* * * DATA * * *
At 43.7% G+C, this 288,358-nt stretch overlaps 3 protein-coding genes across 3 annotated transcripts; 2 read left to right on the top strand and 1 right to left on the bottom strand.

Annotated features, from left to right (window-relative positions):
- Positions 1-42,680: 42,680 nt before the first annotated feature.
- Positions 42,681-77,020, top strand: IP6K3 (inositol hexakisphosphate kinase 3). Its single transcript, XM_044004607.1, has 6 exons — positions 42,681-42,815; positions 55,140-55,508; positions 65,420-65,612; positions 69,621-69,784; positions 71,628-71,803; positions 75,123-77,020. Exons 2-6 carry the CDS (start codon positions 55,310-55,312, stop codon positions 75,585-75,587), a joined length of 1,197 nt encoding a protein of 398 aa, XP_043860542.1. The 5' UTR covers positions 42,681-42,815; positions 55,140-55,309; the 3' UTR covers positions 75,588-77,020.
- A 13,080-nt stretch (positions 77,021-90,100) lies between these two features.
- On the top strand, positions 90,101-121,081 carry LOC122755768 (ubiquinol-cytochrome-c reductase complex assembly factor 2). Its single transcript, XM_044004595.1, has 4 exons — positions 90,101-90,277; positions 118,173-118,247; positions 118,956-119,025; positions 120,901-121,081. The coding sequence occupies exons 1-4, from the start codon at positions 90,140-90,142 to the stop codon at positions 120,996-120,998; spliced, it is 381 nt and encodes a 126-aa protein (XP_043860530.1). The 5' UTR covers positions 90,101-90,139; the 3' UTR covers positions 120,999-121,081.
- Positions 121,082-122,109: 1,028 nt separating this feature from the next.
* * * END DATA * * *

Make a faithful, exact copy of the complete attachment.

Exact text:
At 43.7% G+C, this 288,358-nt stretch overlaps 3 protein-coding genes across 3 annotated transcripts; 2 read left to right on the top strand and 1 right to left on the bottom strand.

Annotated features, from left to right (window-relative positions):
- Positions 1-42,680: 42,680 nt before the first annotated feature.
- Positions 42,681-77,020, top strand: IP6K3 (inositol hexakisphosphate kinase 3). Its single transcript, XM_044004607.1, has 6 exons — positions 42,681-42,815; positions 55,140-55,508; positions 65,420-65,612; positions 69,621-69,784; positions 71,628-71,803; positions 75,123-77,020. Exons 2-6 carry the CDS (start codon positions 55,310-55,312, stop codon positions 75,585-75,587), a joined length of 1,197 nt encoding a protein of 398 aa, XP_043860542.1. The 5' UTR covers positions 42,681-42,815; positions 55,140-55,309; the 3' UTR covers positions 75,588-77,020.
- A 13,080-nt stretch (positions 77,021-90,100) lies between these two features.
- On the top strand, positions 90,101-121,081 carry LOC122755768 (ubiquinol-cytochrome-c reductase complex assembly factor 2). Its single transcript, XM_044004595.1, has 4 exons — positions 90,101-90,277; positions 118,173-118,247; positions 118,956-119,025; positions 120,901-121,081. The coding sequence occupies exons 1-4, from the start codon at positions 90,140-90,142 to the stop codon at positions 120,996-120,998; spliced, it is 381 nt and encodes a 126-aa protein (XP_043860530.1). The 5' UTR covers positions 90,101-90,139; the 3' UTR covers positions 120,999-121,081.
- Positions 121,082-122,109: 1,028 nt separating this feature from the next.